Reeta Singh is a senior journalist with over 30 years’ of experience in print and electronic media. She is also a social activist, working on gender issues
Union Road Transport and Highways Minister Nitin Gadkari’s office has a photo adorning its wall with a quote of former US president John F Kennedy saying: “American roads are good not because America is rich. America is rich because American roads are good.”
It seems it represents the minister’s zeal to improve the lot of road infrastructure in the country. It also justifies his nickname “Roadkari” - given by late Shiv Sena founder Bal Thackeray.
Gadkari also holds charge of Shipping, Water Resources and Ganga Rejuvenation. No doubt he has tried hard to improve roads, build new highways, start shipping in 10 rivers and cleaning of Ganga. He has been making tall claims as well. Recently, he claimed that India’s achievements during past five years surpass its cumulative achievements of preceding 60 years. He also promised to clean Ganga before the end of tenure of the current government. Gadkari claimed to introduce e-vehicles and promised to have significant number of such vehicles on Indian roads by 2019. He also claimed to have doubled the pace of highway construction from about 12 km per day in 2014-15, to 27 km per day during 2017-18. He had set a target of accelerating the pace further to 40 km per day during 2018-19.
If the claim was true, the Jaipur-Delhi Expressway would have been completed in seven days during 2018-19 or in 10 days during 2017-18. But the Expressway is far from completion even though the work has been going on it during the entire duration of Gadkari’s five-year long tenure. Same is true for other highways – like 60 km long Delhi-Meerut, or 500 km long Delhi-Bareilly-Lucknow highway. All weather road connecting Kashmir Valley to Jammu hasn’t taken shape. Ganga is as clean (or dirty) as it was five years ago and shipping hasn’t started in any of the rivers. Does that call for Gadkari’s rechristening as “Ghoshna Mantri”?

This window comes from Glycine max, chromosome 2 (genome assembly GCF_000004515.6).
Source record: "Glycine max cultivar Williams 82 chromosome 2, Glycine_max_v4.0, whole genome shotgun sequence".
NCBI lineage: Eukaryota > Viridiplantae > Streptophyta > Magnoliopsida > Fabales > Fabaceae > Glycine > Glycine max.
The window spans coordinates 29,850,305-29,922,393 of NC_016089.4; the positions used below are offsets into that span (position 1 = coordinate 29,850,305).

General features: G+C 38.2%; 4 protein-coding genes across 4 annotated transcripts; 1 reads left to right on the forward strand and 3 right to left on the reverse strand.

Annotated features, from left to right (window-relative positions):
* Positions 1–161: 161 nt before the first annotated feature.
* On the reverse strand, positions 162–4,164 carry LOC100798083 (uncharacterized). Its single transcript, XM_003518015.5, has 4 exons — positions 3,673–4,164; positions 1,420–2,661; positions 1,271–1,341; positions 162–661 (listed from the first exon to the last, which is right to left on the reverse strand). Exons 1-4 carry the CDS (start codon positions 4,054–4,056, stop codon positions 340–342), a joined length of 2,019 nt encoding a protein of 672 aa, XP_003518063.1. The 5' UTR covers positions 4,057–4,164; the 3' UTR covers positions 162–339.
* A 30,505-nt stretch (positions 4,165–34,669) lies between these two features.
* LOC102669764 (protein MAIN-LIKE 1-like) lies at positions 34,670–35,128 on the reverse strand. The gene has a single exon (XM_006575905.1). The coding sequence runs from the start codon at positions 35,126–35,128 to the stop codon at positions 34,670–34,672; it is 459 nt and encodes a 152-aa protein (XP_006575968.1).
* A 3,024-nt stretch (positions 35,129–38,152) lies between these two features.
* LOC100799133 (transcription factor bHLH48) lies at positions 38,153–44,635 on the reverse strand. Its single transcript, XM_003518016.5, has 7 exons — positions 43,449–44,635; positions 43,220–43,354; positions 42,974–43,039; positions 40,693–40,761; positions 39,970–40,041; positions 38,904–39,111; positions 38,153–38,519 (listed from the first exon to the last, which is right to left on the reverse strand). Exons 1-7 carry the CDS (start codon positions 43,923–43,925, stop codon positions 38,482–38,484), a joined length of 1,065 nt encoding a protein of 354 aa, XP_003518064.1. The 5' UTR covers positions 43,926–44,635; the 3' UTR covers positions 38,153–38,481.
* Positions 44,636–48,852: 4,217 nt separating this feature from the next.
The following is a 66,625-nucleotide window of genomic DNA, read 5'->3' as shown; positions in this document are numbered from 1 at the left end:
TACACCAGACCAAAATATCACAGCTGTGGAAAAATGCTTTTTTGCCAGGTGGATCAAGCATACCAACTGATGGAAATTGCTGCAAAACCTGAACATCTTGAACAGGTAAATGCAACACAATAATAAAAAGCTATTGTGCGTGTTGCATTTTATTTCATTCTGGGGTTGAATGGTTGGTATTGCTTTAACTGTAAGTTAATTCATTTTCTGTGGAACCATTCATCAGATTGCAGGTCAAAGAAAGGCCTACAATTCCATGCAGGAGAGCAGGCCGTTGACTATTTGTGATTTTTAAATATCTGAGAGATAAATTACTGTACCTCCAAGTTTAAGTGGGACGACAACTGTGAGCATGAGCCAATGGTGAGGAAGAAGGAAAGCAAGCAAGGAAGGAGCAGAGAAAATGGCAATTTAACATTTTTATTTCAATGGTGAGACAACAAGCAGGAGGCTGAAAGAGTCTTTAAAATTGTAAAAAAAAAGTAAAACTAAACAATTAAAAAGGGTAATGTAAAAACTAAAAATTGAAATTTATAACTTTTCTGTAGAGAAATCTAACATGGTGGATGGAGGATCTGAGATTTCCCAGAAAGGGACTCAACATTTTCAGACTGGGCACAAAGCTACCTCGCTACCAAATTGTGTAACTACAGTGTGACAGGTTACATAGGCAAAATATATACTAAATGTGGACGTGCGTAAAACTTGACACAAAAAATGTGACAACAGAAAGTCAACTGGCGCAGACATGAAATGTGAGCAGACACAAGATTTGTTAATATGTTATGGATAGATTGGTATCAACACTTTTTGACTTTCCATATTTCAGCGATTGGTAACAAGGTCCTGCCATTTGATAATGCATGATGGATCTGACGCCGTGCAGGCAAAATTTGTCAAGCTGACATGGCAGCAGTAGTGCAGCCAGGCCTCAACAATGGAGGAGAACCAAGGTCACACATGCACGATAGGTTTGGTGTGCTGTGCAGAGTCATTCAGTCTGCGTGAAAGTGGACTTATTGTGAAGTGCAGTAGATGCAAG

The Road Not Taken
Putting up a plaque of Kennedy’s quote is one thing and following it to the last detail is just another. The Ministry, for example, has allocated only 4 per cent of its budget towards maintenance of 1.15 lakh kms of national highways. In comparison, in 2014-15 the US government allocated about 48 per cent of its total budget - $19.2 billion- on roads and highways towards the maintenance of existing facilities for a total highway length of 16.37 lakh kms. Lesser money results in national highways with potholes, weak bridges, poor pavements and obviously more accidents.
The government has been able to set tall targets but hasn’t achieved more than 55 per cent in the last three years. The road construction target for 2017-18 was 15,000 km, of which 4,292 km was constructed till November 30, 2017 (33%). This suggests a rate of construction of 20 km/day. This is slightly lower than the rate of construction for last year which was 22 km/day. Given that 33% of the target length has been constructed in the first eight months of the year, it remains to be seen how much of the target will be completed in the remaining four months.
The CAG had noted that between 2009-10 to 2012-13, the rate of NH construction was between 3.06 km/day and 17.81 km/day, as compared to a target of 20 km/day. The Standing Committee on Transport found that none of the targets could be met due to shortage of funds. The projects could not be completed due to various reasons such as delays in obtaining clearances, poor financial and technical performance of the contractors, as well as law and order issues.
The Committee on Public Undertakings (2017) had noted that from 1995, till June 2016, out of the total 388 projects completed, only 55 projects were completed on or before time. Delays in the completion of the projects were mainly attributed to: the long time taken in land acquisition, and obtaining environment and forest clearances, poor performance of concessionaires due to economic slowdown, and law and order issues.
The CAG had noted that several road projects get stalled due to court injunctions. As on July 31, 2017, 30 road projects with a total cost of Rs 11,216 crore were stayed for three years. Such delays increase project costs, eventually making certain projects unviable.